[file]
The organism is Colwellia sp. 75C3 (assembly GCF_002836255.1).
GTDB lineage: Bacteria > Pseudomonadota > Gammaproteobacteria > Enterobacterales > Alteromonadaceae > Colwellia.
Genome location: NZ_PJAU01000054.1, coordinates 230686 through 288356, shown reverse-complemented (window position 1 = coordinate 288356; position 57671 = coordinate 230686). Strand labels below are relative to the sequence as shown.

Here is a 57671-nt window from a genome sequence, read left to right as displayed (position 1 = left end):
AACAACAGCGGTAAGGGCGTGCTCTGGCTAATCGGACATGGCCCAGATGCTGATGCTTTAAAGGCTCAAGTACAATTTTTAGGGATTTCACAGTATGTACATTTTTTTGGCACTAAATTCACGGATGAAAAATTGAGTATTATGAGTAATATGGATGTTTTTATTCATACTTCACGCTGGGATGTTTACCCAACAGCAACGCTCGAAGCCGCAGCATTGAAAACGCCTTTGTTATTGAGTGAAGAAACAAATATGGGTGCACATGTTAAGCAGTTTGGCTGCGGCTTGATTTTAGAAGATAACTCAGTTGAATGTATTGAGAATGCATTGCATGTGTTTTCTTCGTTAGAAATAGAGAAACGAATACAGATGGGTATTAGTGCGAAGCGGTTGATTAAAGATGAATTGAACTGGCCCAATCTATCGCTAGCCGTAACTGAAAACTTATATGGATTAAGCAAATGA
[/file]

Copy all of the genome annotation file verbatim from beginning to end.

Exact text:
The organism is Colwellia sp. 75C3 (assembly GCF_002836255.1).
GTDB lineage: Bacteria > Pseudomonadota > Gammaproteobacteria > Enterobacterales > Alteromonadaceae > Colwellia.
Genome location: NZ_PJAU01000054.1, coordinates 230686 through 288356, shown reverse-complemented (window position 1 = coordinate 288356; position 57671 = coordinate 230686). Strand labels below are relative to the sequence as shown.

Here is a 57671-nt window from a genome sequence, read left to right as displayed (position 1 = left end):
AACAACAGCGGTAAGGGCGTGCTCTGGCTAATCGGACATGGCCCAGATGCTGATGCTTTAAAGGCTCAAGTACAATTTTTAGGGATTTCACAGTATGTACATTTTTTTGGCACTAAATTCACGGATGAAAAATTGAGTATTATGAGTAATATGGATGTTTTTATTCATACTTCACGCTGGGATGTTTACCCAACAGCAACGCTCGAAGCCGCAGCATTGAAAACGCCTTTGTTATTGAGTGAAGAAACAAATATGGGTGCACATGTTAAGCAGTTTGGCTGCGGCTTGATTTTAGAAGATAACTCAGTTGAATGTATTGAGAATGCATTGCATGTGTTTTCTTCGTTAGAAATAGAGAAACGAATACAGATGGGTATTAGTGCGAAGCGGTTGATTAAAGATGAATTGAACTGGCCCAATCTATCGCTAGCCGTAACTGAAAACTTATATGGATTAAGCAAATGA